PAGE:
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Monday, December 1, 2014

Marcello and Sophia's Wild Ride in the South of Rome OR, an RST itinerary for the Jet Set

Sophia - photo explanation below
Arizona State University historian friends of ours asked us to lay out an auto itinerary for them… outside Rome, à la the second time.  We asked what they liked – small towns (we’re okay at that), beaches (hmmm, we’re not so good at that). 
We came up with an itinerary mainly to the south of Rome that includes the Castelli Romani, Norma/Norba, the Mussolini-created town of Latina (near the beaches), Anzio (more beaches + WWII), Ostia (more beaches), and Ostia Antica.   The itinerary is a full and interesting one, developed mostly by Bill.  We’ve included Bill's original itinerary at the end of this post; for those RSTers who want to go farther afield.
Brian and Cathy amended the trip somewhat, as we hoped they would.  They went off in a convertible with an unusual June rainstorm looming and added more religious sites – the latter makes sense since Catherine – of the Loren car scarf - is a specialist in Catholic church history.
Brian dutifully wrote us a report of their trip – which we found interesting and funny and fun.  And he included photos.  We asked him if we could use his text and photos as a guest blog post.  In a weak moment, he said “yes” – and so it follows (again, with Bill’s original itinerary and a map at the end):

               I will send in a moment a link to a set of photographs that will bore you [included rather than linked here, and photos of Italy never bore us], but they do demonstrate a high level of compliance to your commands. Obedience paid nice dividends, thank you very much.  Our getaway into the Castelli Romani was smooth, and the temperature dropped 10 degrees—on the road trip the front brought in rain, but not all the time, hence Marcello and Sophia (pictured) looked really sharp with the ragtop down, RayBans on.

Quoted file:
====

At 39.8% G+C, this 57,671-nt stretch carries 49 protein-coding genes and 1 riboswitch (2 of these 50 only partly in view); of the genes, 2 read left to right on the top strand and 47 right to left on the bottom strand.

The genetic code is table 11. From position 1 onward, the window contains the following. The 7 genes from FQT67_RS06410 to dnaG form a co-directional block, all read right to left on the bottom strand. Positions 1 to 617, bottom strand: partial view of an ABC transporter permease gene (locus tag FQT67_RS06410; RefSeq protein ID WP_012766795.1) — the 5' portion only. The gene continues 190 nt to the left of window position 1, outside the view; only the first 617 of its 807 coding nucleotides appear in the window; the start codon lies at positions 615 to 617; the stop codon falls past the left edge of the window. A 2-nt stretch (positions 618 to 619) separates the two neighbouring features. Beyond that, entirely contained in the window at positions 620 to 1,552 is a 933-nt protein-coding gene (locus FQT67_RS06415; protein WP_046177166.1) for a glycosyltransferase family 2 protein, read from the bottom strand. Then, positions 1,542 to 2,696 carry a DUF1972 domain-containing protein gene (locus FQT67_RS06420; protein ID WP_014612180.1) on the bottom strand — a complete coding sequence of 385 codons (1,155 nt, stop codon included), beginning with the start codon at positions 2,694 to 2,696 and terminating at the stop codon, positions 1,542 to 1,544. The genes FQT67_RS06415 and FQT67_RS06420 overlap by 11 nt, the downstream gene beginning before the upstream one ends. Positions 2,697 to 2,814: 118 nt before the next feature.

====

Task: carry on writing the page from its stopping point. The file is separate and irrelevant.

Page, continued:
Norma - and to the left, Norba
        I freaked out over Norma, its precarious position alone quite stimulating save when drunk.  
I provide photographic evidence of the scholastic role the Mussolini family played there, but the best part were the chistes [Brian, being Arizonan, prefers Spanish to Italian; apparently this means “jokes”] between the old men and the old ladies in the piazza. The old ladies won. 

Meanwhile, Cathy danced in the street, flipping her Loren car scarf at the pious inhabitants of the tortured dank alleyways. 

We dropped down onto the malarial plane [the Agro Pontino] and found it a place not unlike Phoenix…agriculture being king as it once was in that American desert city.  And, like that city, there are some pretty conservative views there, as a photo of a sign on the gate to a “pilgrim’s way” suggests.  

Near Latina, we found an inexpensive luxury beach hotel, and you will see the proof of that. 

Someone with an engineering sense had laid out these weird, for Italy, straight roads called migliara [ok, Brian – that refers to “miles”].  Once we found these we were set.  Primarily to head back to the hills and examine monasteries that my perfect spouse insists on visiting.  I think she prays in them, god forbid. Indeed, it was claimed we stood in the very cell in which Thomas of Aquinas died, joining in that moment the natural law with the divine one. 
I attach a shot of me standing around while Loren recited the rosary, and of the cool Solomon’s riddle that the Cistercian monks had placed in the chapter room of their truly beautiful abbey. 

I failed in my search for porchetta.  Sophia kept insisting I could get it in the next town, waving her scarf “adelante,” until we ended up in another monastery town, Sermoneta, in a torrential rain.  The waiter, hearing the word as I pronounced it and seeing as I pointed to the trattoria sign that said they had it, motioned us to sit down at a soaking table under a suspect umbrella, napkins drenched, water dripping on our heads, and Italians in doorways barely suppressing their laughter at these Yanks, too slow to come in out of the rain.  I did prevail upon the man to seat us inside.  He presented us with bending plates of excellent cheeses and first-rate olives and scrumptious red peppers, the display heavy with delicious meats, all of the porcine variety but well cured and lacking a trace of porchetta. [Hey, Brian – note we said porchetta in Ariccia – in the Castelli Romani.  Local means local in Italy.]

We surmised that, desperate for customers, he had decided that the Americans were going to get a “big pig feast” all right, just not the one we indicated.  It was grand, as was the cool castle at the top of the town where we listened, with some comprehension, to the tale of the Castiglione, dukes of the town and of the pestilential plain, one of whom, at the battle of Lepanto, met a fetching Aragonesa and married her, bringing Spanish ducados into the ducato.